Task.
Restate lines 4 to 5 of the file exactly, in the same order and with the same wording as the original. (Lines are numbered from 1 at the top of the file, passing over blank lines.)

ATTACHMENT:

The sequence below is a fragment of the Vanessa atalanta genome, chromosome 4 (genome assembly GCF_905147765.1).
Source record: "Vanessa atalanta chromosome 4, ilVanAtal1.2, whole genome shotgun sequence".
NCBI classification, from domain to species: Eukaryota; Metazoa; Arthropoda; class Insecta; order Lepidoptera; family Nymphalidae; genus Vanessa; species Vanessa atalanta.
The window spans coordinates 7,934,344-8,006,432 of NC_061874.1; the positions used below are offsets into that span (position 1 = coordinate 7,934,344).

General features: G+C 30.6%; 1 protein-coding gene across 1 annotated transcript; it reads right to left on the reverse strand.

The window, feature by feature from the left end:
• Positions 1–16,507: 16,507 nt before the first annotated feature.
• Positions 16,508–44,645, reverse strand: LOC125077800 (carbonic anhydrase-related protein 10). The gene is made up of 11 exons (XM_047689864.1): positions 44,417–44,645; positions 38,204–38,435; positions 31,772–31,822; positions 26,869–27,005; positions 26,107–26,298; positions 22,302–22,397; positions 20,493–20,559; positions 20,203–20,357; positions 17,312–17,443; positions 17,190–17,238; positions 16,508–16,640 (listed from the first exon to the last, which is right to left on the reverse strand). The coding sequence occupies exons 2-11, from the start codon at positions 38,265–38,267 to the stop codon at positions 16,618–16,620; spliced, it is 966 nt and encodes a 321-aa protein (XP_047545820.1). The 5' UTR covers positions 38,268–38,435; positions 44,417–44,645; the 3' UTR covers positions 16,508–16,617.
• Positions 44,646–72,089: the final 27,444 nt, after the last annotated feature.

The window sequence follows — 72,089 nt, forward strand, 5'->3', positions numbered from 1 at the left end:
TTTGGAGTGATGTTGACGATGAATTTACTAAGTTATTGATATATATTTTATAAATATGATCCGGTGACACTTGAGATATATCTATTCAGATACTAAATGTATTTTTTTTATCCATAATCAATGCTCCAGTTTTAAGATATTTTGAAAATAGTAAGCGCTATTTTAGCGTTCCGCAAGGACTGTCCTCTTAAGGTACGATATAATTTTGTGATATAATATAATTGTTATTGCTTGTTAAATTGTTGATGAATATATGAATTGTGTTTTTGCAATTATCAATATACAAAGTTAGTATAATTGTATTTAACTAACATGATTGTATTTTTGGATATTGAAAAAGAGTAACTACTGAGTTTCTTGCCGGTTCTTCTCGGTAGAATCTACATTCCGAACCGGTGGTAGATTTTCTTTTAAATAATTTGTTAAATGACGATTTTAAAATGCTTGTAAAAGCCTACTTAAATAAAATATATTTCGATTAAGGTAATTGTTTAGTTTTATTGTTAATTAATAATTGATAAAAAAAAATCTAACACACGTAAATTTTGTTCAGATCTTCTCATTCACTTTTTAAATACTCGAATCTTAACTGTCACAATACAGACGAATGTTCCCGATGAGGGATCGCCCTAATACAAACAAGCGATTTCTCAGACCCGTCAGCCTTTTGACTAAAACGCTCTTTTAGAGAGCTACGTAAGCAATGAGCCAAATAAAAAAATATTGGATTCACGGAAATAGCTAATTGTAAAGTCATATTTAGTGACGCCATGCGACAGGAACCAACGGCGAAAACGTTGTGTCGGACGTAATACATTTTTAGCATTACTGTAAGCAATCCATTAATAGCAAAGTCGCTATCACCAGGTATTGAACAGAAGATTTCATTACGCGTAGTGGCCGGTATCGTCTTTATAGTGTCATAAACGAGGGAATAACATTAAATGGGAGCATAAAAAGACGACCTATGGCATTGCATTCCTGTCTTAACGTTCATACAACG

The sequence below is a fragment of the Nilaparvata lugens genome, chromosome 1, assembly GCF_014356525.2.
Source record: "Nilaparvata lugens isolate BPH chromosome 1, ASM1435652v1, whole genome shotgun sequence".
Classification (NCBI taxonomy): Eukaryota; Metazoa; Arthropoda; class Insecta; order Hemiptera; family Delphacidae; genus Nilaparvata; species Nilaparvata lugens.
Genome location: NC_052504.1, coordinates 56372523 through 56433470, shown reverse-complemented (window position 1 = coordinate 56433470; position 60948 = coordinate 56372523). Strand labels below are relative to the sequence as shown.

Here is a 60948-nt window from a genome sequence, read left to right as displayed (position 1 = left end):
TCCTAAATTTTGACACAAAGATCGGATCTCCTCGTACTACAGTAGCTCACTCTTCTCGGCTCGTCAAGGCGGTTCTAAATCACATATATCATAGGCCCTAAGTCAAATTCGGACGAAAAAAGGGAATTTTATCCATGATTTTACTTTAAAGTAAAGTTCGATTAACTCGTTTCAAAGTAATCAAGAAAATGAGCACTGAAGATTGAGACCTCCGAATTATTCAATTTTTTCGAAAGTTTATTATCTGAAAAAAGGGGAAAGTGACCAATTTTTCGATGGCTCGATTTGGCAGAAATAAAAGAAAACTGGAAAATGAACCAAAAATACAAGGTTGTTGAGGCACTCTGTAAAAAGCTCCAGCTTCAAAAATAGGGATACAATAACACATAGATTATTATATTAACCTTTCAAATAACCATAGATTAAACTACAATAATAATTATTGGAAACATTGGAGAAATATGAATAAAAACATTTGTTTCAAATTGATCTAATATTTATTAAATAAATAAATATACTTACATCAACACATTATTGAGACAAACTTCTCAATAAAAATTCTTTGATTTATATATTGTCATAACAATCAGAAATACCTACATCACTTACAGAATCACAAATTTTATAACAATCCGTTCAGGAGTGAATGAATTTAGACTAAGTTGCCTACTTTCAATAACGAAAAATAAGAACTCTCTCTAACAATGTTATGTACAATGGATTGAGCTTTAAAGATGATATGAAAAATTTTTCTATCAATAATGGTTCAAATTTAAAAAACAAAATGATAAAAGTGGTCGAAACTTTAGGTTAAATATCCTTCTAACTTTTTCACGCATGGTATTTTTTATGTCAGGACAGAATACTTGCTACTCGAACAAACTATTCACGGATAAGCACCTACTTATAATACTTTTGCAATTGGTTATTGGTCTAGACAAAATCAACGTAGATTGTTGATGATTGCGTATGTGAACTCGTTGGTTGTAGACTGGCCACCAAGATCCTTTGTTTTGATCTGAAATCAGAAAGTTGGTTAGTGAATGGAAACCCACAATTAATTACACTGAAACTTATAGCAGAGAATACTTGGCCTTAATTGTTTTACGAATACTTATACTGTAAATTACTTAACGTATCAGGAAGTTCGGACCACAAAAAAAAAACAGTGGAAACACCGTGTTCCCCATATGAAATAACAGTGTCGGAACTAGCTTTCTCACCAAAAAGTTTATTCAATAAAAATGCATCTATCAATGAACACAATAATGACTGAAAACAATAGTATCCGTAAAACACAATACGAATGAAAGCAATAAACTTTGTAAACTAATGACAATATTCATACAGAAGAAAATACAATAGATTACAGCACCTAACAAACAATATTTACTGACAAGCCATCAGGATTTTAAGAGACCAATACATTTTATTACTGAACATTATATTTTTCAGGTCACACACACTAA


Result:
The window spans coordinates 7,934,344-8,006,432 of NC_061874.1; the positions used below are offsets into that span (position 1 = coordinate 7,934,344).

General features: G+C 30.6%; 1 protein-coding gene across 1 annotated transcript; it reads right to left on the reverse strand.